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Three Presidents Within a Week, What Is Going On in Peru?

CAMILLA PETOTE

Staff Writer

A few months ago, starting with the impeachment of the popular Martin Vizcarra, Peru went through three presidents within a week putting attention towards Peru’s complicated political system. However, even though this major headline surprised the world, many people are still unaware of what exactly happened and the events that led up to it. 

Protesters in Peru. Image courtesy of Creative Commons

Peru’s political system has been one of uncertainty and unpredictability for many years, leading to a string of 4 presidents involved in corruption scandals with President Martin Vizcarra being one of them. Before his days of presidency Vizcarra was allegedly involved in taking bribes while serving as the governor of Moquegua. These allegations further surfaced this past year while serving his third year as president, yet he was failed to be impeached this past  September. However, he was eventually impeached and removed from office on the 9th of November, six months before the end of his presidency, due to his scandal and for being found guilty by the congress for his “moral incapacity,” a vague term that is assumed to be aimed at his controversial management of the pandemic in Peru. Currently the Covid-19 death per capita rate is one of the highest in the world according to John-Hopkins University, which has further led Peru’s economy (which was one of the top in Latin America before the pandemic) into a recession. Many members of congress, led by Manuel Merino, believe Vizcarra is to blame while many others believe he tried his best but simply could not succeed in putting the country in lockdown due to people needing to work because of Peru’s high poverty rates and lack of sanitary services. Although Vizacarra denied the allegations he did not protest against his removal and was later replaced with Peru’s second president of the week, the head of Peru’s Congress, Manuel Merino.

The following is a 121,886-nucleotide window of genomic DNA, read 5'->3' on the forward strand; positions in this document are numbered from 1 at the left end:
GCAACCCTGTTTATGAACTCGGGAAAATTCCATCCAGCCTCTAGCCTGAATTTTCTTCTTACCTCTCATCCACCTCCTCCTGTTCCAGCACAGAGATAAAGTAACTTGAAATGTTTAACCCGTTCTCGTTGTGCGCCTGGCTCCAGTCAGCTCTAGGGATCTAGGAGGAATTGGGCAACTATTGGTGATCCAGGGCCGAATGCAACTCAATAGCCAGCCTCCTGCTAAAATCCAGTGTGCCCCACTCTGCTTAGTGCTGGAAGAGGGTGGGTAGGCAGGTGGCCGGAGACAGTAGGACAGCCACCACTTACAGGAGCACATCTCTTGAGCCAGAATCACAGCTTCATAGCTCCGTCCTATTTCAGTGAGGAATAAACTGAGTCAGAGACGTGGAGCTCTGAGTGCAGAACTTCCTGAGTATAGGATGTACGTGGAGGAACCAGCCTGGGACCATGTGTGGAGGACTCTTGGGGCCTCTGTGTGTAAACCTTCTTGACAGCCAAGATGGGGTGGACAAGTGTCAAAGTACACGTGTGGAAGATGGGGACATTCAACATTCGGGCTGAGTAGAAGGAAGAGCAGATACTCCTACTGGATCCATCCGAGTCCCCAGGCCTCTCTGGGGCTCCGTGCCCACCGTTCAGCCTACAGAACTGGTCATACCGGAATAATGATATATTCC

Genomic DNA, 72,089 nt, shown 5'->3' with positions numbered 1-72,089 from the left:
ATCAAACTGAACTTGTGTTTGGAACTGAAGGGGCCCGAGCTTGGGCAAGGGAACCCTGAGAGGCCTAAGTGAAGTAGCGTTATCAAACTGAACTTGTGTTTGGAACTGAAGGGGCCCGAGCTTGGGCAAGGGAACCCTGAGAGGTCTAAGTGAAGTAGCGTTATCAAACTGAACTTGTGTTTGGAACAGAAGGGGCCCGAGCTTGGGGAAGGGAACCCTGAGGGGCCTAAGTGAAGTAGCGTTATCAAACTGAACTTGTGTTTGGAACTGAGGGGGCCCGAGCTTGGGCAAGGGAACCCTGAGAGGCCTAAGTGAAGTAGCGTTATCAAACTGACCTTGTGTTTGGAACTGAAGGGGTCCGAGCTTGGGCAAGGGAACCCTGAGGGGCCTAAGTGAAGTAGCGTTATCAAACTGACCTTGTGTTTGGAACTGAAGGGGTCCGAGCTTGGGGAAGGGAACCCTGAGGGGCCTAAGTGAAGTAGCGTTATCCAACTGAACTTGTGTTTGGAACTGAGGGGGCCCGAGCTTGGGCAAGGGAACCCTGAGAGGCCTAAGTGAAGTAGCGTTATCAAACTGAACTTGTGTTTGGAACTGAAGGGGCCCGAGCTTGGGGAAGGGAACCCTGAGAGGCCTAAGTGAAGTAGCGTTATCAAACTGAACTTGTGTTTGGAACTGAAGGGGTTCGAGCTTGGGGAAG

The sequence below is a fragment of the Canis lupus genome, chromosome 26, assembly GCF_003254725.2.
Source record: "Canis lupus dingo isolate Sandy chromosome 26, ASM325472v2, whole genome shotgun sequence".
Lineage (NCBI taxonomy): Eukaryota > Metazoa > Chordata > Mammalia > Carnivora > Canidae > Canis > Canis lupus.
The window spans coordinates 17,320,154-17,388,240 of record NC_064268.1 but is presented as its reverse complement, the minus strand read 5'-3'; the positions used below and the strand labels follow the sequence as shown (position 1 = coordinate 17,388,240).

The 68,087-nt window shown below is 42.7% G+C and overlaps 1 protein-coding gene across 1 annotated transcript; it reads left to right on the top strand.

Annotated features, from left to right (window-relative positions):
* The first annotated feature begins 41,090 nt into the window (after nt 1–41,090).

“In my opinion there is a lot of corruption and acting out of self interest in Peru,” says junior Lily Poehler. “However, I find it interesting that the government didn’t listen to the people when they removed a well liked president but they removed the new president when the people protested.”

As soon as Manual Merino was placed as interim president by congress, Peru’s citizens erupted in protests against the swearing in of the far right politician throughout Lima, Peru’s Capital. The removal of Vizcarra deeply angered Peru’s citizens for many saw the political move as a coup (which Peru did experience around 20 years ago during a constitutional crisis caused by Peru’s then president, Alberto Fujimori, making it a valid fear for many of Peru’s civilians.) However, during these protests many protesters of all social classes were met with police brutality from teargas and beatings to two deaths. After five days of unrest within the streets of Lima it were these deaths that brought Merino to his resignation. 

Image courtesy of Creative Commons

“I present my irrevocable resignation,” Merino announced in his national video message, then further stated, “I call for peace and unity of all Peruvians.”

In Manuel Merino’s succession congress appointed Francisco Sagasti. Penn State and University of Pennsylvania graduate, Francisco Sagasti isn’t a well known politician. However, he is supported by many, ending Lima’s protests, because he and the Purple Party ( a centrist liberal party that Sagasti helped found in response to Fujimori’s coup in 1992) were not in favor of the impeachment of Martin Vizcarra. As the third president of that week Sagasti will remain in his role of interim president until Peru’s presidential election this coming April. 


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CAMILLA PETOTE

staff writer

Camilla is a junior at San Marcos High School…

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